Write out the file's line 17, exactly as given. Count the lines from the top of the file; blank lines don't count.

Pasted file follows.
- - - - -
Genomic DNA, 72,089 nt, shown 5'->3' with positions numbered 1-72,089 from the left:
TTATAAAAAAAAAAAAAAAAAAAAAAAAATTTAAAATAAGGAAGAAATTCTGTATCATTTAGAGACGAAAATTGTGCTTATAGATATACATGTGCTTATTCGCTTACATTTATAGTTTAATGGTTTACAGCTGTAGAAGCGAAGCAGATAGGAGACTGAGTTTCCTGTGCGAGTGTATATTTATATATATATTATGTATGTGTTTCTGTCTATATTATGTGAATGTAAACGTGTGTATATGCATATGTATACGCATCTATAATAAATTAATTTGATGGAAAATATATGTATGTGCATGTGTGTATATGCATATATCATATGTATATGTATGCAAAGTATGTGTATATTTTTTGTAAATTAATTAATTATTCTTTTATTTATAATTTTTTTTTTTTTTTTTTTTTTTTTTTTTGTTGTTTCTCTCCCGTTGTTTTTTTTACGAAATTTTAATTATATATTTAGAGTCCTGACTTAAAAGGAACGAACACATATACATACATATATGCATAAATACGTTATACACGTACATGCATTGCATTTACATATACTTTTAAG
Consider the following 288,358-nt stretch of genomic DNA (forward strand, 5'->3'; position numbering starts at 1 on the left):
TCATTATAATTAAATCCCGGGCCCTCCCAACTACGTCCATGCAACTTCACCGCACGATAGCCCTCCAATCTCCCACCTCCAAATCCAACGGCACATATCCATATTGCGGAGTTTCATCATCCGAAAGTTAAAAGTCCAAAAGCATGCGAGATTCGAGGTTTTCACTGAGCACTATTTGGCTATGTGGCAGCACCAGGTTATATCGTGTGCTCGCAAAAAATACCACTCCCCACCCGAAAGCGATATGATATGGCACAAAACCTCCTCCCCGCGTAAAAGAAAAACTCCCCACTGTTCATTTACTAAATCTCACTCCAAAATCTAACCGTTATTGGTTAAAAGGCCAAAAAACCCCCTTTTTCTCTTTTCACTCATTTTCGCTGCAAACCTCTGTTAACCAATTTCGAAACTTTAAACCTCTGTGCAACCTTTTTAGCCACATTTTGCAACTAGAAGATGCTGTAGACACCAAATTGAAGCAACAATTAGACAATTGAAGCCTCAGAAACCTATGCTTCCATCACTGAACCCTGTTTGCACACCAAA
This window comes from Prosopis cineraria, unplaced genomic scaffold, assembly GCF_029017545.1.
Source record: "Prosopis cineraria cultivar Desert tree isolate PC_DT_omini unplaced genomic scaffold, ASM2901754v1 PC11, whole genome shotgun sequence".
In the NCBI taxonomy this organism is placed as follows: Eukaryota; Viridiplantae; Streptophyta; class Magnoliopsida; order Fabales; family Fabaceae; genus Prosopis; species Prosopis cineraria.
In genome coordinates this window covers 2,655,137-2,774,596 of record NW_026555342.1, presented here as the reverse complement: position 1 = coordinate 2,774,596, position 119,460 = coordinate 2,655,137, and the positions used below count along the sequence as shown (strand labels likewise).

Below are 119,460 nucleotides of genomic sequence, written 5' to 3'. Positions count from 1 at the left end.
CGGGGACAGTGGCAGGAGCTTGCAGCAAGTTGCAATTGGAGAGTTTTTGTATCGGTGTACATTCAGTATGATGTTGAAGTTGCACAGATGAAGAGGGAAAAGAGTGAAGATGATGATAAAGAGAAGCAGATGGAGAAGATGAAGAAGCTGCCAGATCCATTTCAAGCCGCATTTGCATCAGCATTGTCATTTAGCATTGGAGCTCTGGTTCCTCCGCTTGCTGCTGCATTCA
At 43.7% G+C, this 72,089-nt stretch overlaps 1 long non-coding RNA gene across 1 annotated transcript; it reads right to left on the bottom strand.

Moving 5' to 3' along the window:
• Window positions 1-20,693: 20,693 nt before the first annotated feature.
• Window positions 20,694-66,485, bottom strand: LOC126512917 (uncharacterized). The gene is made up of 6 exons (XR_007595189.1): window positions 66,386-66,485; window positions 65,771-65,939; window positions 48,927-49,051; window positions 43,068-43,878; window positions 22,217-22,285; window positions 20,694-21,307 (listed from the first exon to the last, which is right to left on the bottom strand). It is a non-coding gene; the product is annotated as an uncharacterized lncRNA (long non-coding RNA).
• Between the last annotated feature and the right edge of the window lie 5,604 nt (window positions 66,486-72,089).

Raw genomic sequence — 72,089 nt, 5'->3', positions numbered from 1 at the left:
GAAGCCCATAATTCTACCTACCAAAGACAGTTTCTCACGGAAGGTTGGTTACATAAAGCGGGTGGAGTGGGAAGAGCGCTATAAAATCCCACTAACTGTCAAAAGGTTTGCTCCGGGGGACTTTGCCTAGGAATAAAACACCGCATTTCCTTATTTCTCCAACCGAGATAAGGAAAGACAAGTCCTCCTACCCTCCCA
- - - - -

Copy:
GAAGCCCATAATTCTACCTACCAAAGACAGTTTCTCACGGAAGGTTGGTTACATAAAGCGGGTGGAGTGGGAAGAGCGCTATAAAATCCCACTAACTGTCAAAAGGTTTGCTCCGGGGGACTTTGCCTAGGAATAAAACACCGCATTTCCTTATTTCTCCAACCGAGATAAGGAAAGACAAGTCCTCCTACCCTCCCA